River Valley: Ancient Egyptians, Nubians, Kuba, Lozi
Grasslands: Pokot, Shilluk, Barawa
Forest-Woodland: Yoruba, Kofyar, Mbuti
Desert: Ait Atta, Tuareg
The Hall of Mexico and Central America is a one story hall located on the museum’s second floor behind Birds of the World and before the Hall of South American Peoples. It presents archaeological artifacts from a broad range of pre-Columbian civilizations that once existed across Middle America, including the Maya, Olmec, Zapotec, and Aztec. Because most of these civilizations did not leave behind recorded writing or have any contact with Western civilization, the overarching aim of the hall is to piece together what it is possible to know about them from the artifacts alone.
The museum has displayed pre-Columbian artifacts since its opening, only a short time after the discovery of the civilizations by archaeologists, with its first hall dedicated to the subject opening in 1899. As the museum’s collection grew, the hall underwent major renovations in 1944 and again in 1970 when it re-opened in its current form. Notable artifacts on display include the Kunz Axe and a full-scale replica of Tomb 104 from the Monte Albán archaeological site, originally displayed at the 1939 World’s Fair.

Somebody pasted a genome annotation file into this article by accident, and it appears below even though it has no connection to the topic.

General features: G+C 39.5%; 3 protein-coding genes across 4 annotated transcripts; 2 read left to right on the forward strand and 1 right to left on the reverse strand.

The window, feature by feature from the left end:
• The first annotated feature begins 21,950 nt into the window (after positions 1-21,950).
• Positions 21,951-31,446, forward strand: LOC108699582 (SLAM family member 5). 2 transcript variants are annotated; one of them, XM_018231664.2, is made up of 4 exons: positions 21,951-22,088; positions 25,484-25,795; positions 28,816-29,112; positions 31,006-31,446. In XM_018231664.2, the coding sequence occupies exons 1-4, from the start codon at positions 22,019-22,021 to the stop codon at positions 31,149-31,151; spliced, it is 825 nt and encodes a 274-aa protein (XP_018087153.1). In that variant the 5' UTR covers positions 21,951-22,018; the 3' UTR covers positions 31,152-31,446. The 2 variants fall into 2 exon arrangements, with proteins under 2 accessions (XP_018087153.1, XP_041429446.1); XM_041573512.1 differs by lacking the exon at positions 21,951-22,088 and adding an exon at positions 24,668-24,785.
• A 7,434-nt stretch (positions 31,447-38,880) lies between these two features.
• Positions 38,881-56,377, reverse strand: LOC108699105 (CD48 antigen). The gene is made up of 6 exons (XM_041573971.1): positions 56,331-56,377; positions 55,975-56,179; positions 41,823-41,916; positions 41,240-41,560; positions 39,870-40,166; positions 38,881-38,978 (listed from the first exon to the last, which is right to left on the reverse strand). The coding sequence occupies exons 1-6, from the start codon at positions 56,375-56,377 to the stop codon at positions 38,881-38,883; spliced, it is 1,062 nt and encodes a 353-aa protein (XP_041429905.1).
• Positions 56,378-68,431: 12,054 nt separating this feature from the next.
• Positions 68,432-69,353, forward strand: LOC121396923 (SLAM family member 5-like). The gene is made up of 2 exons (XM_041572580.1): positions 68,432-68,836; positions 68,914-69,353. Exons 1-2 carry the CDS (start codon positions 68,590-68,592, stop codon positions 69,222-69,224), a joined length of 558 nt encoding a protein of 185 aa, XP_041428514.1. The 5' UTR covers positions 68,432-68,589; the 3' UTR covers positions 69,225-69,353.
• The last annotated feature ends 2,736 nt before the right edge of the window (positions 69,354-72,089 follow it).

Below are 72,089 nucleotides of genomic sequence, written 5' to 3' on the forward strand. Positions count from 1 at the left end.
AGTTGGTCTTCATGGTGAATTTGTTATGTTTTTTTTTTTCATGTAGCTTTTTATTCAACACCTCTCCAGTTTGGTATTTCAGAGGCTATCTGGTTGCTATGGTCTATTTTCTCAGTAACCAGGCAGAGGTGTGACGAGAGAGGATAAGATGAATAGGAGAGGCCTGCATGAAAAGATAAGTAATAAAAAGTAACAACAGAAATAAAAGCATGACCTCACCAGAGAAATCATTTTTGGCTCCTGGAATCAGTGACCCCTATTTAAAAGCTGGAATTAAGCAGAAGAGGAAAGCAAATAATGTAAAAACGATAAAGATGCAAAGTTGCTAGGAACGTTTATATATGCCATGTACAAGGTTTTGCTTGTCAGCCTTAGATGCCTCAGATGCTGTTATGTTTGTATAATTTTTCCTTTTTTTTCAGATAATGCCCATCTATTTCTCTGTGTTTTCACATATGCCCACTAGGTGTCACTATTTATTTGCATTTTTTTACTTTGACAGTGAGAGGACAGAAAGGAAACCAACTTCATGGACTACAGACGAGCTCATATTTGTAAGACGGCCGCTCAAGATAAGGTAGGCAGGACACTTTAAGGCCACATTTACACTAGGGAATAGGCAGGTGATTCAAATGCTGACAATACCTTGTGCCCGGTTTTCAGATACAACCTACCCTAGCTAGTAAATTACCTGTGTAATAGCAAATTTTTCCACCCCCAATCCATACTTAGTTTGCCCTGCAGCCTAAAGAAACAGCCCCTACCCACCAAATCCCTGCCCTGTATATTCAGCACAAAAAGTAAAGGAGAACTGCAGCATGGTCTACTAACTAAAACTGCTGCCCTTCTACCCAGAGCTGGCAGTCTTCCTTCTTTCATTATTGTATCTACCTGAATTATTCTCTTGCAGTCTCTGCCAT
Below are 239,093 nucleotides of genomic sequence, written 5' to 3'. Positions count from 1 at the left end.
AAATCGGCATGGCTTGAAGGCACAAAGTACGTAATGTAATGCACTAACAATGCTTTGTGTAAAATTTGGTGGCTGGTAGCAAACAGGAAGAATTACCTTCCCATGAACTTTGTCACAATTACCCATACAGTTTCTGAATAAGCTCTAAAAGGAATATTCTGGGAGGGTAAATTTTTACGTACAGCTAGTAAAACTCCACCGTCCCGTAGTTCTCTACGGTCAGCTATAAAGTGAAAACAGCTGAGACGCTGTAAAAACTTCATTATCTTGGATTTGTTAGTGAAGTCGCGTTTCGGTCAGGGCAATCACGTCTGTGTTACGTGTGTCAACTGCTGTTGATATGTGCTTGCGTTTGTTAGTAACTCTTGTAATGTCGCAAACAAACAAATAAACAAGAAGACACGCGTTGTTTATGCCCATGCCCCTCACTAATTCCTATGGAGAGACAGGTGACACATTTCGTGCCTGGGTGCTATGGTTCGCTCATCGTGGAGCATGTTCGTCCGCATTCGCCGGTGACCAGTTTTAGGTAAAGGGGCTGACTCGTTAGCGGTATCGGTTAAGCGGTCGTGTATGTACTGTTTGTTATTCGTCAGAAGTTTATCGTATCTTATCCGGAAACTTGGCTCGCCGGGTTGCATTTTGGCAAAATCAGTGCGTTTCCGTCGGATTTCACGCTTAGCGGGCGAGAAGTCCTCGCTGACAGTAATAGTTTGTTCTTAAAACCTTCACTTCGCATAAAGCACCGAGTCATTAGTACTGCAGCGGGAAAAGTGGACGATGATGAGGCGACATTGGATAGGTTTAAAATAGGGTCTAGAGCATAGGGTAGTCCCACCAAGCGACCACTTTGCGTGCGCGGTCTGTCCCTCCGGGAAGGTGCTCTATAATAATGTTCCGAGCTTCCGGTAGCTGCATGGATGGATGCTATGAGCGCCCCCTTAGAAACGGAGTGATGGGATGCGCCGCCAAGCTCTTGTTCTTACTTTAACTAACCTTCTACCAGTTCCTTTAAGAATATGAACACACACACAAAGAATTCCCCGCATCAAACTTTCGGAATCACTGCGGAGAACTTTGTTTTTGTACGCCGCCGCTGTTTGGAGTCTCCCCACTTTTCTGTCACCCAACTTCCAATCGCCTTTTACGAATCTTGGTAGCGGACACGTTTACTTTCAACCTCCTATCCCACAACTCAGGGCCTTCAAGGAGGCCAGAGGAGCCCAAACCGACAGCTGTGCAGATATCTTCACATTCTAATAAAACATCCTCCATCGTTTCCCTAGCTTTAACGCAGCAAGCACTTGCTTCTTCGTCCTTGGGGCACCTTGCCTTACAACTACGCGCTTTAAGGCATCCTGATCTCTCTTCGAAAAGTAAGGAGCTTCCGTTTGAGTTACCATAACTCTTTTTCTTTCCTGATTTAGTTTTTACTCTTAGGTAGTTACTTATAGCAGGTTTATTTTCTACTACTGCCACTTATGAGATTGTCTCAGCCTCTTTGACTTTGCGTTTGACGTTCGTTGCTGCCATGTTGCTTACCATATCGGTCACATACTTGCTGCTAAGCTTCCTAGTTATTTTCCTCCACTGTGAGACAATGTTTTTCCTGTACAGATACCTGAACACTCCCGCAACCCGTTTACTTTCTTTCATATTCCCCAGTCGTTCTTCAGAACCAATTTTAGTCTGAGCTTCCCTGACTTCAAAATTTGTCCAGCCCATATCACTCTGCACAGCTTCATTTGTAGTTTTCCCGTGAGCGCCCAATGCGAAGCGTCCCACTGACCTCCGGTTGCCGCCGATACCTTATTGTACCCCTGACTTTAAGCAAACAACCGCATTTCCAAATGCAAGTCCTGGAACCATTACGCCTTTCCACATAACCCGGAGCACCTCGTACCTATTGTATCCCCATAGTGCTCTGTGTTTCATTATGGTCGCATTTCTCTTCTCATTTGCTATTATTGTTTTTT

The Hall of Northwest Coast Indians is a one story hall located on the museum's ground floor behind the Grand Gallery and in between Warburg and Spitzer Halls. Opened in 1900 under the name "Jesup North Pacific Hall", it is currently the oldest exhibition hall in the museum, though it has undergone many renovations in its history.The hall contains artifacts and exhibits of the tribes of the North Pacific Coast cultural region (Southern Alaska, Northern Washington, and a portion of British Columbia). Featured prominently in the hall are four "House Posts" from the Kwakwaka'wakw nation and murals by William S. Taylor depicting native life.
Artifacts in the hall originated from three main sources. The earliest of these was a gift of Haida artifacts (including the now famous Haida canoe of the Grand Gallery) collected by John Wesley Powell and donated by Herbert Bishop in 1882. This was followed by the museum’s purchase of two collections of Tlingit artifacts collected by Lt. George T. Emmons in 1888 and 1894.